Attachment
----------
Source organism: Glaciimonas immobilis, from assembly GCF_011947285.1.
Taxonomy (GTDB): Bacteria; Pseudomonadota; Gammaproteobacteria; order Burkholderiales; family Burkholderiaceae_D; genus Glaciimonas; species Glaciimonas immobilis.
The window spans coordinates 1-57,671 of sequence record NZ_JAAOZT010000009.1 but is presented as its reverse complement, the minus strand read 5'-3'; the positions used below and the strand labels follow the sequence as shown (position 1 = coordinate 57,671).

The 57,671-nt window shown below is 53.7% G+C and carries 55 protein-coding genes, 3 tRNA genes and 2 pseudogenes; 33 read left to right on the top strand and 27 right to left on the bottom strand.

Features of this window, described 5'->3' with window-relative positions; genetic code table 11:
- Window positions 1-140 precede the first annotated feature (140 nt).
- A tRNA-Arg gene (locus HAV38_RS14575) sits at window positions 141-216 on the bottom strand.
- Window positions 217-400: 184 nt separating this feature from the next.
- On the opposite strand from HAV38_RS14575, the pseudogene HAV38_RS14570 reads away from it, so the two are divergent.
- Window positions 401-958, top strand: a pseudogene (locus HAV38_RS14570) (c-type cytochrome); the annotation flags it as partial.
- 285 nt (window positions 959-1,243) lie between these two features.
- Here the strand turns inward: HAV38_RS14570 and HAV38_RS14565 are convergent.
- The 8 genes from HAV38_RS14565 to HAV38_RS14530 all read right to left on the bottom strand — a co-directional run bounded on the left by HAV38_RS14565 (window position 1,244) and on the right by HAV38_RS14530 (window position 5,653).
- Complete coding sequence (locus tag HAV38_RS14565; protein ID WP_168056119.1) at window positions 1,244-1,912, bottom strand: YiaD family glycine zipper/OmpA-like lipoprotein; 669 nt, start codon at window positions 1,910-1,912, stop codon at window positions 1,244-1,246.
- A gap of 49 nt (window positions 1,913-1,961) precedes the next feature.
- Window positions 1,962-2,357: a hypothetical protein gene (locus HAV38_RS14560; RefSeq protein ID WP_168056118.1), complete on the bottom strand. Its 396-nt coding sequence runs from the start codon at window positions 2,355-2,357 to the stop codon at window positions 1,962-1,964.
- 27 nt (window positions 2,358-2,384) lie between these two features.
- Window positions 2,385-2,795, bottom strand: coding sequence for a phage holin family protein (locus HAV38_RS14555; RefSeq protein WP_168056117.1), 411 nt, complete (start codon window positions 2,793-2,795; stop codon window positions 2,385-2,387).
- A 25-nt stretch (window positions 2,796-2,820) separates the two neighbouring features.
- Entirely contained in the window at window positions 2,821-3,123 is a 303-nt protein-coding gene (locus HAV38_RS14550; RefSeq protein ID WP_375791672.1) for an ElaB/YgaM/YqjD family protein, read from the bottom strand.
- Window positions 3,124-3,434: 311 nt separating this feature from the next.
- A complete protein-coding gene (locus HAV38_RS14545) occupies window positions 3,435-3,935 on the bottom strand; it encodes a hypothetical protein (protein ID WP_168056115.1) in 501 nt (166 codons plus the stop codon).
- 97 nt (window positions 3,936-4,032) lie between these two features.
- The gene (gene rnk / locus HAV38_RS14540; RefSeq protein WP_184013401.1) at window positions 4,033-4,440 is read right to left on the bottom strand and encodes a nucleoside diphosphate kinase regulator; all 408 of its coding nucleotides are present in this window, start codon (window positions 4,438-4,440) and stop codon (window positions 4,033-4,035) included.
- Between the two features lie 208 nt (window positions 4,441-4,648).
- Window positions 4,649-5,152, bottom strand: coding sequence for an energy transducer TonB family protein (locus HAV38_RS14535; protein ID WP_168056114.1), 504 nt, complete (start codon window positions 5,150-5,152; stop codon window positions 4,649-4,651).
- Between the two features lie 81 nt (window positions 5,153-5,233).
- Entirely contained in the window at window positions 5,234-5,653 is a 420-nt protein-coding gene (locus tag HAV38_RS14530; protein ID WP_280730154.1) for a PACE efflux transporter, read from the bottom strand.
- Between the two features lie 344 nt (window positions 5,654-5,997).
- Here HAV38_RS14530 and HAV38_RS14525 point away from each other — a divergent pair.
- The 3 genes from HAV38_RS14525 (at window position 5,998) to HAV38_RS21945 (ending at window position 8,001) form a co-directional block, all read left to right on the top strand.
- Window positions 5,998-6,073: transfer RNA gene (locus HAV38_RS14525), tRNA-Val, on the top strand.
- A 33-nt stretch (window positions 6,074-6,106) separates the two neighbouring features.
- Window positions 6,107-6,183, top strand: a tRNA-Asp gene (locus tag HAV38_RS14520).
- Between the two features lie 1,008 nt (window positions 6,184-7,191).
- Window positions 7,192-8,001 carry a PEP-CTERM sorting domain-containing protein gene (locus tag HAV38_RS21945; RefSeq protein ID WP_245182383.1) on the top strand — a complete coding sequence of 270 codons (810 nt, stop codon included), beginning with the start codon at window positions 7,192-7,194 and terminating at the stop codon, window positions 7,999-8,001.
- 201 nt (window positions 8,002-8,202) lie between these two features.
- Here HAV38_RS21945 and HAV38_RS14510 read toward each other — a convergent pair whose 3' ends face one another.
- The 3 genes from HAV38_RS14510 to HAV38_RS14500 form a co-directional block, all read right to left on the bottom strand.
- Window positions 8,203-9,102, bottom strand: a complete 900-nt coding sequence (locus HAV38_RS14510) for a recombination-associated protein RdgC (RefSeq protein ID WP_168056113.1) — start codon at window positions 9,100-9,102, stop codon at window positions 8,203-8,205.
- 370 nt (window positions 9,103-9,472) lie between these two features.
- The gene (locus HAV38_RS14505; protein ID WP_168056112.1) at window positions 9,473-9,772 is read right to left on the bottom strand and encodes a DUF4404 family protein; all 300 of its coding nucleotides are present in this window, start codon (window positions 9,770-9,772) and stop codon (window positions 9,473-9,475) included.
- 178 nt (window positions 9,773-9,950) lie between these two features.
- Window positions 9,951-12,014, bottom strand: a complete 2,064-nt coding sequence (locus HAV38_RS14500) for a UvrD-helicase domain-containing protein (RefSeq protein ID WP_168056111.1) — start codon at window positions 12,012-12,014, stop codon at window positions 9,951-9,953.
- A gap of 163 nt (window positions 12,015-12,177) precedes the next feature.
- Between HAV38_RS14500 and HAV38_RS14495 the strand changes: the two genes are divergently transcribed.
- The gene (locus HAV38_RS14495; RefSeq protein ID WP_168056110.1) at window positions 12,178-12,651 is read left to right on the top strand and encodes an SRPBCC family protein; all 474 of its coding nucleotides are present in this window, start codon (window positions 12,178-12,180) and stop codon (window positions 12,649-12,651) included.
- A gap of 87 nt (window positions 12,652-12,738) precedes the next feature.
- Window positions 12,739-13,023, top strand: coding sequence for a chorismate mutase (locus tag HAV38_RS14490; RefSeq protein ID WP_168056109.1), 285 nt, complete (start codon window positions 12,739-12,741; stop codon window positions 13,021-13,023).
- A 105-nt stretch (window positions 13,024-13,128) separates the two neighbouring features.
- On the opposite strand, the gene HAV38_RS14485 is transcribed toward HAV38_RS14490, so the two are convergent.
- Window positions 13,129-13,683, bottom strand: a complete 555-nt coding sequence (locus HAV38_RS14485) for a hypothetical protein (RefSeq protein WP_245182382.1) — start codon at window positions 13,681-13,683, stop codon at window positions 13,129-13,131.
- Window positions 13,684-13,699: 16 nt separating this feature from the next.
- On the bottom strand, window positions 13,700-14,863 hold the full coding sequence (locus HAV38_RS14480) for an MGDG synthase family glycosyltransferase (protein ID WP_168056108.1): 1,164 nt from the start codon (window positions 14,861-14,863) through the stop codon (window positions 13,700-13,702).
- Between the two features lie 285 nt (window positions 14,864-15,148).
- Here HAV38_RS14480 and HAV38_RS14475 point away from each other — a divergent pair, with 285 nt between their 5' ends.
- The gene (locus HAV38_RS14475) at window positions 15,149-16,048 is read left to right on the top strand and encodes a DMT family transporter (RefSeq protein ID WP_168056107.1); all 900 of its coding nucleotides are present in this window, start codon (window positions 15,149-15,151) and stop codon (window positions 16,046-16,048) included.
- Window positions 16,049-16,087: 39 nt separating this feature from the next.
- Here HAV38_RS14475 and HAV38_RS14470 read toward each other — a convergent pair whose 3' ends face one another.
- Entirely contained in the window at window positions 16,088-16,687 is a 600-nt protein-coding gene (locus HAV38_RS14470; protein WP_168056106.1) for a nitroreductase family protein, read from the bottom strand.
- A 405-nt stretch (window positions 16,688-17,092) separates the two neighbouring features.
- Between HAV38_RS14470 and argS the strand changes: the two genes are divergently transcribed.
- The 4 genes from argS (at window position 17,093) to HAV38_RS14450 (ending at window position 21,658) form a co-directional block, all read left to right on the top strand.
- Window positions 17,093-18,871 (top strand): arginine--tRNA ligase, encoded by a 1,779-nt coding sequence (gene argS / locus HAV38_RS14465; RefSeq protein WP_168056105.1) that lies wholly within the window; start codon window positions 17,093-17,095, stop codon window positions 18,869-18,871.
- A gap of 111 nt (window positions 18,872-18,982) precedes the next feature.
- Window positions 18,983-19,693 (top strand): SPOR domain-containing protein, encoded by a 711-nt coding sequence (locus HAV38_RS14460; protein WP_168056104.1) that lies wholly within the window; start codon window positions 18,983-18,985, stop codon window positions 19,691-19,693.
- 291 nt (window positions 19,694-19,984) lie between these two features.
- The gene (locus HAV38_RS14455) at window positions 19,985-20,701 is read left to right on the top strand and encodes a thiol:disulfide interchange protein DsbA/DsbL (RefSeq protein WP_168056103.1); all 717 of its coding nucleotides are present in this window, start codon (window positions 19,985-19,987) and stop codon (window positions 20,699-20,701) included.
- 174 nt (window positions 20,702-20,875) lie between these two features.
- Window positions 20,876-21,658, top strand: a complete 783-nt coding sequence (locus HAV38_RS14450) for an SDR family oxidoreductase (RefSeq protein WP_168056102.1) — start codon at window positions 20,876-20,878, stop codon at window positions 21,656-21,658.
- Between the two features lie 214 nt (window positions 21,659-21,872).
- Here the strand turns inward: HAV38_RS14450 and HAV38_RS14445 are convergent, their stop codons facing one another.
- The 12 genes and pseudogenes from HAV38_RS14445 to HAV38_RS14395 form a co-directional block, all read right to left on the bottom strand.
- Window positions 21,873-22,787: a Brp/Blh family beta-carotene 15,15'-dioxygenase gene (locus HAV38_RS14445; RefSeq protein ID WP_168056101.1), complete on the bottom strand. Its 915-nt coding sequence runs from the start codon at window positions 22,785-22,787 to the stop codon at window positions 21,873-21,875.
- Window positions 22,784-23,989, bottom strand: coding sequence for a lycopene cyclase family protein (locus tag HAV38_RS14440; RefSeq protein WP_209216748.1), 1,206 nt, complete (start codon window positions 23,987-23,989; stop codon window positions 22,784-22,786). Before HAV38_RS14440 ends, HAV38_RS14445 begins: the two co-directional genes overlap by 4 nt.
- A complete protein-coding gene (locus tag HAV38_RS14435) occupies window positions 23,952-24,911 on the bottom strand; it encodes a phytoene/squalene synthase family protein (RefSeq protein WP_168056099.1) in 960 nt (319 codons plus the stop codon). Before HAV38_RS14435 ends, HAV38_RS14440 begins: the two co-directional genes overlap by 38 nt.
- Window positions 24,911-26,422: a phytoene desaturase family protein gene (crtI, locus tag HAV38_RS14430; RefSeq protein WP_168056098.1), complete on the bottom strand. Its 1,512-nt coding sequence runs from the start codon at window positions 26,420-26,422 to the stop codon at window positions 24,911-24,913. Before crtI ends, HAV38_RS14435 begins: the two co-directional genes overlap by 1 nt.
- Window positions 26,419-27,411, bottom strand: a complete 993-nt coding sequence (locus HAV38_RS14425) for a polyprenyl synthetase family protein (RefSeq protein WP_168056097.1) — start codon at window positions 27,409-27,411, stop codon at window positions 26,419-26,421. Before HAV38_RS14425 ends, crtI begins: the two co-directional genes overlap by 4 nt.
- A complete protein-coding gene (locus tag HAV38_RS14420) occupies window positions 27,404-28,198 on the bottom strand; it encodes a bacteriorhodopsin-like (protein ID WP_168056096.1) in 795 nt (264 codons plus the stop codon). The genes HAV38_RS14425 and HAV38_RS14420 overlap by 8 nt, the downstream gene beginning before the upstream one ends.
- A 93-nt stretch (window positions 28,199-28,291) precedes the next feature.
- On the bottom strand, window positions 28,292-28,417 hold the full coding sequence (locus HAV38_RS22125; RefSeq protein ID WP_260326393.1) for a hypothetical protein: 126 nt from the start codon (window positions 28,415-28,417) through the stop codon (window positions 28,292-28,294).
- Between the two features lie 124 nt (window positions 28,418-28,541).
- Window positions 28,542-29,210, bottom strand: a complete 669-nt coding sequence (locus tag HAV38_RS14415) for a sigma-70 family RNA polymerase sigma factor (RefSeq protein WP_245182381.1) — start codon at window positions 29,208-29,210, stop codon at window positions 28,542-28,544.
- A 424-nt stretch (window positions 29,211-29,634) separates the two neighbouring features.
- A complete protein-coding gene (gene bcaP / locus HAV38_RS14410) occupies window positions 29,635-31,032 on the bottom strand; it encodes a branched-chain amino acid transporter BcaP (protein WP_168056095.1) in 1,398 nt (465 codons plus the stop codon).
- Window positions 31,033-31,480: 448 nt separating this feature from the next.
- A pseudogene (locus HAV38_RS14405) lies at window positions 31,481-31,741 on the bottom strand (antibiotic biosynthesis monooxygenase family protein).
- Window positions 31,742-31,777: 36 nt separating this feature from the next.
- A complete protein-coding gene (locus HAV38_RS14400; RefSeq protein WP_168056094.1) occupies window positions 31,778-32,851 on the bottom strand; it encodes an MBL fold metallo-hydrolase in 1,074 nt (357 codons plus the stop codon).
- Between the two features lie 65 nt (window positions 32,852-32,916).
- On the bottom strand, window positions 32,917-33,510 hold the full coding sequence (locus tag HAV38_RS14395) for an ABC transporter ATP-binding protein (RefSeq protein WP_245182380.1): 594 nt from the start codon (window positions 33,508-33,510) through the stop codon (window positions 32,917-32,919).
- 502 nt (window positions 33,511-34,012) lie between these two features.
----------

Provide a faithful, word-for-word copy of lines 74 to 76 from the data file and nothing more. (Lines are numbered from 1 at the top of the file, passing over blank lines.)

- Window positions 21,873-22,787: a Brp/Blh family beta-carotene 15,15'-dioxygenase gene (locus HAV38_RS14445; RefSeq protein ID WP_168056101.1), complete on the bottom strand. Its 915-nt coding sequence runs from the start codon at window positions 22,785-22,787 to the stop codon at window positions 21,873-21,875.
- Window positions 22,784-23,989, bottom strand: coding sequence for a lycopene cyclase family protein (locus tag HAV38_RS14440; RefSeq protein WP_209216748.1), 1,206 nt, complete (start codon window positions 23,987-23,989; stop codon window positions 22,784-22,786). Before HAV38_RS14440 ends, HAV38_RS14445 begins: the two co-directional genes overlap by 4 nt.
- A complete protein-coding gene (locus tag HAV38_RS14435) occupies window positions 23,952-24,911 on the bottom strand; it encodes a phytoene/squalene synthase family protein (RefSeq protein WP_168056099.1) in 960 nt (319 codons plus the stop codon). Before HAV38_RS14435 ends, HAV38_RS14440 begins: the two co-directional genes overlap by 38 nt.